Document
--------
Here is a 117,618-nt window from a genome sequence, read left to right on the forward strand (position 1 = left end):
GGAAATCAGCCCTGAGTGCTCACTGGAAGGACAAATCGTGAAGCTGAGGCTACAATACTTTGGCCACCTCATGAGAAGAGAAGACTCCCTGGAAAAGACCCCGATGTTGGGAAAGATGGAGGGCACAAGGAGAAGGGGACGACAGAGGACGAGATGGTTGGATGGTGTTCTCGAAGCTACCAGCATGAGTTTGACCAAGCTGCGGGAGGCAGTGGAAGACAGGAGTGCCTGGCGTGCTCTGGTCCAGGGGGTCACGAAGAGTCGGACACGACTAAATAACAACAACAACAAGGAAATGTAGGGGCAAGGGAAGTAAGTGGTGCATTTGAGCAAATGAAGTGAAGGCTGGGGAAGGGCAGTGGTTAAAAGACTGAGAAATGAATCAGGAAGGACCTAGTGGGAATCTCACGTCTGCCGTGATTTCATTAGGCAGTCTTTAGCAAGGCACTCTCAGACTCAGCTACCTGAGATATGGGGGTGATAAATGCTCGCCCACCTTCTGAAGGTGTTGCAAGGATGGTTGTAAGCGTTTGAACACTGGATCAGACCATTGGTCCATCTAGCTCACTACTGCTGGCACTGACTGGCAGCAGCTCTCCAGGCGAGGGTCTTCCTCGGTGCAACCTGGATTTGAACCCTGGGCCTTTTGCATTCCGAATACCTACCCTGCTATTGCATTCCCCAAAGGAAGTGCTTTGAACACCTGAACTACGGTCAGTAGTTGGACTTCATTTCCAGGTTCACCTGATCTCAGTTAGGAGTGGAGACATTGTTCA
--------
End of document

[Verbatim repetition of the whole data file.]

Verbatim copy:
Here is a 117,618-nt window from a genome sequence, read left to right on the forward strand (position 1 = left end):
GGAAATCAGCCCTGAGTGCTCACTGGAAGGACAAATCGTGAAGCTGAGGCTACAATACTTTGGCCACCTCATGAGAAGAGAAGACTCCCTGGAAAAGACCCCGATGTTGGGAAAGATGGAGGGCACAAGGAGAAGGGGACGACAGAGGACGAGATGGTTGGATGGTGTTCTCGAAGCTACCAGCATGAGTTTGACCAAGCTGCGGGAGGCAGTGGAAGACAGGAGTGCCTGGCGTGCTCTGGTCCAGGGGGTCACGAAGAGTCGGACACGACTAAATAACAACAACAACAAGGAAATGTAGGGGCAAGGGAAGTAAGTGGTGCATTTGAGCAAATGAAGTGAAGGCTGGGGAAGGGCAGTGGTTAAAAGACTGAGAAATGAATCAGGAAGGACCTAGTGGGAATCTCACGTCTGCCGTGATTTCATTAGGCAGTCTTTAGCAAGGCACTCTCAGACTCAGCTACCTGAGATATGGGGGTGATAAATGCTCGCCCACCTTCTGAAGGTGTTGCAAGGATGGTTGTAAGCGTTTGAACACTGGATCAGACCATTGGTCCATCTAGCTCACTACTGCTGGCACTGACTGGCAGCAGCTCTCCAGGCGAGGGTCTTCCTCGGTGCAACCTGGATTTGAACCCTGGGCCTTTTGCATTCCGAATACCTACCCTGCTATTGCATTCCCCAAAGGAAGTGCTTTGAACACCTGAACTACGGTCAGTAGTTGGACTTCATTTCCAGGTTCACCTGATCTCAGTTAGGAGTGGAGACATTGTTCA